Major breakthrough in fighting antibiotic resistance
In what is being heralded as a groundbreaking discovery, scientists led by Monash and Walter and Eliza Hall Institute researcher, Thomas Naderer and James Vince, have shown that drugs, originally developed to kill cancer cells, can also prevent infectious diseases that are difficult to treat with common antibiotics.
The team led by Dr Thomas Naderer, from the Monash University Biomedicine Discovery Institute and Dr James Vince from the Walter and Eliza Hall Institute, used imaging technology to watch, in real time, how pathogens (in this case the Legionella bacteria) infect the cells of the immune system.
In 2014 the World Health Organization released its first global report on antibiotic resistance to common bacteria, calling antibiotic resistance a major threat to public health.
Bacteria often evade killing by antibiotics by "hiding" within the patient's own cells, most often in macrophages – the immune cells that are actually programmed to fight bacterial infections.
Most research aimed at antibiotic resistant bacteria has focused on attacking the bacteria, developing new antibiotics. Dr Naderer and Dr Vince, together with their colleagues from the Walter and Eliza Hall Institute and The University of Melbourne, instead have come at the problem from the host, looking at ways the patient's immune system can be rejigged to prevent vulnerability to infection.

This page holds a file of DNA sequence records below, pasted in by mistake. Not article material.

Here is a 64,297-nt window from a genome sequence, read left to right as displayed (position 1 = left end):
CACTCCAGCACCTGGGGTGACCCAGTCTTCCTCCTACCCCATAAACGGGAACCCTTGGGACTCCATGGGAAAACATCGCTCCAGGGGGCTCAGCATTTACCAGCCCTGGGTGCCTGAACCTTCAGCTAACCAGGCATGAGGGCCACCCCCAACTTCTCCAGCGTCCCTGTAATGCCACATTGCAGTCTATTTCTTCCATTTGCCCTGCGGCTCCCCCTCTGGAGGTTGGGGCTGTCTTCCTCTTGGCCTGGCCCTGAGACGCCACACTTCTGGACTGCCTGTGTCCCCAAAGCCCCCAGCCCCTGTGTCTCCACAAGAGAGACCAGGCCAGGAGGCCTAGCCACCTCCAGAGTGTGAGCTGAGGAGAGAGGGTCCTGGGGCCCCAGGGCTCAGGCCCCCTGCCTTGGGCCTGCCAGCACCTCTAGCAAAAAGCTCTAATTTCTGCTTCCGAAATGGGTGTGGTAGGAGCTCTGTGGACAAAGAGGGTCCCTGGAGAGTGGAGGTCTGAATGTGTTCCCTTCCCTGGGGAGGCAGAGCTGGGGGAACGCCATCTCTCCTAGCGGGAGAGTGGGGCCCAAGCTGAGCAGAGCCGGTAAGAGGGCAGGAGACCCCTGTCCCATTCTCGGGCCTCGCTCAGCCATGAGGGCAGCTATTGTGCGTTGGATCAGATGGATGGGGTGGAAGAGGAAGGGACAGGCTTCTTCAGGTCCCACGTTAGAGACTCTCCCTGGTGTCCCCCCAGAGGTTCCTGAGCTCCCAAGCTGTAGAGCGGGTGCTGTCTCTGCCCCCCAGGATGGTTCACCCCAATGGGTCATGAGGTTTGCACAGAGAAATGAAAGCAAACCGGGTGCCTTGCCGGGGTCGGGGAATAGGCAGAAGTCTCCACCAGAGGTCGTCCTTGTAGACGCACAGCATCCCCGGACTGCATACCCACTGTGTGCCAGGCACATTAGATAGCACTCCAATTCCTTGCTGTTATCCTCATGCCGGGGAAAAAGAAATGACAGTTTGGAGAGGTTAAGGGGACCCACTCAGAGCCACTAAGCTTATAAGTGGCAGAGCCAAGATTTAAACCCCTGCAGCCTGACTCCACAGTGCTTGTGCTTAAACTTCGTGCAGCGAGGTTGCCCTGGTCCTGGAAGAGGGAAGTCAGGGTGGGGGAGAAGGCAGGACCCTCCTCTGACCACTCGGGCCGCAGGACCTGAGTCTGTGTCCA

The research team revealed that two host proteins, MCL-1 and BCL-XL, are critical to keep infected macrophage alive, which in turn enables bacteria within it to grow, spreading the infection.
The team has now shown that Legionella disarm the macrophage, but by doing so one of the two crucial proteins, MCL-1, is lost. This means that the other protein, BCL-XL, is now the Achilles' heel, keeping the host cell alive and thus enabling bacterial growth.
The Walter and Eliza Hall Institute has world leading expertise in how cell death is controlled by proteins such as MCL-1 and BCL-XL and how they can be targeted with new drugs.
Importantly the researchers now used these insights possible to kill infected macrophages and its pathogen by utilising the very same drugs. According to Dr Naderer, these drugs developed to kill cancer cells could be used to prevent bacterial infections such as Legionnaires' disease, as they only induce death of infected cells, but leave uninfected immune cells alive.
Provided by Monash University